General News — 30 January 2014
Call for action on mental health and seniors

Despite the promise of mental health and aged care reform in recent years, older people with mental illness continue to be overlooked.

Gary* had been living on the top of a noisy rural New South Wales pub for four months before arriving at St Francis Residential Aged Care in Orange.

Without money or social supports he frequently took up offers of temporary accommodation in between admissions to Bloomfield hospital for psychiatric treatment.

Clinical leader Kathryn Groves says many of St Francis’ 14 complex mental health residents have histories of homelessness and extended stays in psychiatric institutions.

“A lot of these residents have quite fractured relationships with their family, so there was no support network for them in the community. They were often malnourished, on the wrong medications, either in debt or had no money and faced stigma related to their mental illness,” she says.bigstock_senior_couple_in_love_at_the_p_20377307

For the past two years, the team at St Francis has been accommodating older people with complex mental illness from Bloomfield mental health hospital to ensure they receive appropriate care and support in the least restrictive environment possible.

“When we decide to take a person from Bloomfield, it’s a multidisciplinary approach,” she says.

Residents are linked into the community mental health team, as well as to occupational therapy, speech pathology, social work and nutrition services. All care staff have also undergone training in mental health first aid.

While facilities like St Francis are the exception rather than the rule in aged care, Groves says she expects mental health care to become an increasingly critical issue for the sector.

A long road ahead

While general awareness of the needs of older people with mental illness is increasing, Dr Rod McKay, conjoint senior lecturer with the school of psychiatry at the University of New South Wales, says many systemic and attitudinal barriers remain.

In fact, older people’s access to mental health services has been falling behind the rest of the population and suicide in Australia is highest among men aged 85 and over.

“In national trends, the increase in access to mental health services that governments have been working on has been much more effective for younger people and people in mid-life than older people,” says Dr McKay. “Older people have had very limited increase in access to services.”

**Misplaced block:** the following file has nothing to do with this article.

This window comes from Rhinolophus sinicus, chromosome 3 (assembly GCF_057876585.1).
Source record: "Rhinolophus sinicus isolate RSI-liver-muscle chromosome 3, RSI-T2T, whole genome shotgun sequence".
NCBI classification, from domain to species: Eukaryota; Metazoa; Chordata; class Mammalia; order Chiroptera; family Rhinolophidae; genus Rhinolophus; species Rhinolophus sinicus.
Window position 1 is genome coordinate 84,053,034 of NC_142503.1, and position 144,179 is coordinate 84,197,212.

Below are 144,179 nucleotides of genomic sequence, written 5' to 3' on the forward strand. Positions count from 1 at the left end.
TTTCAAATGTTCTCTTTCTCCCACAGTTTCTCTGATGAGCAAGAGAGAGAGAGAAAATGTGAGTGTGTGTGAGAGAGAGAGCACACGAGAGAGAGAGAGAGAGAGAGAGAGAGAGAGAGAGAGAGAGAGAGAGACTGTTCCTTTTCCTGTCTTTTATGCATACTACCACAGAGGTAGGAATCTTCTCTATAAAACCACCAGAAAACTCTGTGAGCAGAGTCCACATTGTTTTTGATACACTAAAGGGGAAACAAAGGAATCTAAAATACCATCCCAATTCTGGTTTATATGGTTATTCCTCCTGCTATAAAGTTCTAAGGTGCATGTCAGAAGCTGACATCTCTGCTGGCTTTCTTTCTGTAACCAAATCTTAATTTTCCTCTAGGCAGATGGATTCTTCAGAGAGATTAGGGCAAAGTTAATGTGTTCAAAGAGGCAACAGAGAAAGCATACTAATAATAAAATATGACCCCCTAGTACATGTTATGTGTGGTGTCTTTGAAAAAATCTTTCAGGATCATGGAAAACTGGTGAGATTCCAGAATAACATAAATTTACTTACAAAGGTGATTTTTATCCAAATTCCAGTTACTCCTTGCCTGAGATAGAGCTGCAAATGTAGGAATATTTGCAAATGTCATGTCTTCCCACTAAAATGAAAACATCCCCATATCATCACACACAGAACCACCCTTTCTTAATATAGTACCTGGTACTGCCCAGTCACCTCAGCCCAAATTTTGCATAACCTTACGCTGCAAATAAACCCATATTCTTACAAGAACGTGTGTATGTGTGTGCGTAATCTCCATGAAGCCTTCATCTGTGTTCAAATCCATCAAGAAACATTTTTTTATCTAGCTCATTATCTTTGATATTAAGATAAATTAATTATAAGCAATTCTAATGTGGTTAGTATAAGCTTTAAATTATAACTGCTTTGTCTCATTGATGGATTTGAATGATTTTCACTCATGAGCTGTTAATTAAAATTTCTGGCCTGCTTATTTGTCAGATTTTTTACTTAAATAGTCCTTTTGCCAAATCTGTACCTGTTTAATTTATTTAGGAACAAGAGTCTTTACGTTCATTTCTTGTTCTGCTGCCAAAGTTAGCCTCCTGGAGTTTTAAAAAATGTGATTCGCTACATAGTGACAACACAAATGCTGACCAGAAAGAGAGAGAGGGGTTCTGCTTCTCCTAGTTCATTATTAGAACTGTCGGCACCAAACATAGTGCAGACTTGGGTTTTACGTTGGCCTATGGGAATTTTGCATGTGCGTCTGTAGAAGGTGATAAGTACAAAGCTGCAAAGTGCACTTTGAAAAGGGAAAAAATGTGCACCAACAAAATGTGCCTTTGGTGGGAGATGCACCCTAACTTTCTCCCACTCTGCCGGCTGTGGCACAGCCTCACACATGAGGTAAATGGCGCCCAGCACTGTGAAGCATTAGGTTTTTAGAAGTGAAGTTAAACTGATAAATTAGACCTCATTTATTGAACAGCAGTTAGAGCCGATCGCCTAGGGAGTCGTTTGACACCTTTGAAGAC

For example, access to GP mental health services by people 65 and over is 35 per cent less than the rate of younger people and access to psychologists is around 21 per cent less.

In residential aged care, older people are excluded altogether from Medicare-funded psychology services, most likely due to perceptions of perceived double funding of services. However, very few providers are able to fund these services through current aged care subsidies.

Barriers to mental health care

Looking at the aged care system, many mental health advocacy groups have identified areas of discrimination against older people with mental illness and have called for special recognition within the Aged Care Act.

In its submission to the Living Longer, Living Better reform process, the Royal Australian and New Zealand College of Psychiatrists says access to aged care services for older people with a mental illness is still conditional on a person having a predominately aged-related disability.

“Not only does this appear to contradict the inclusion of psychological need as a reason for requiring residential care in the Aged Care Act, it would also appear to contribute to RACF providers’ lack of preparation to meet these needs,” says the RANZCP.

The professional peak body says this position excludes older people from care based on the presence of a mental health condition and therefore is discriminatory and ultimately detrimental to the wellbeing of older people.

In its own submission to government, the National Mental Health Commission (NMHC) says discrimination through lack of recognition of older people with a mental illness is contrary to Article 12 of the UN Convention on the Rights of Persons with Disabilities and must be explicitly addressed in the aged care system.

Advocacy for ‘special needs’ status

To improve recognition and support for older people with mental illness, some groups have pushed for formal recognition within the Aged Care Act. Special needs status has been supported by a number of organisations which, along with the NMHC and RANZCP include the Consumers Health Forum of Australia and the former Labor government’s Psychogeriatric Care Expert Reference Group.

There are currently eight groups with special needs status in the aged care system, most recently LGBTI people, people who are homeless or at risk of homelessness and people who were in institutionalised care as a child.

Professor Allan Fels, chair of the NMHC, says given the links between mental health and aged care and the alarmingly high prevalence of mental illness among older people, explicit recognition is essential.

Dr Rod McKay, who also supports the recommendation, says unlike services in the community, the aged care system is currently not accountable under any specific mental health standards.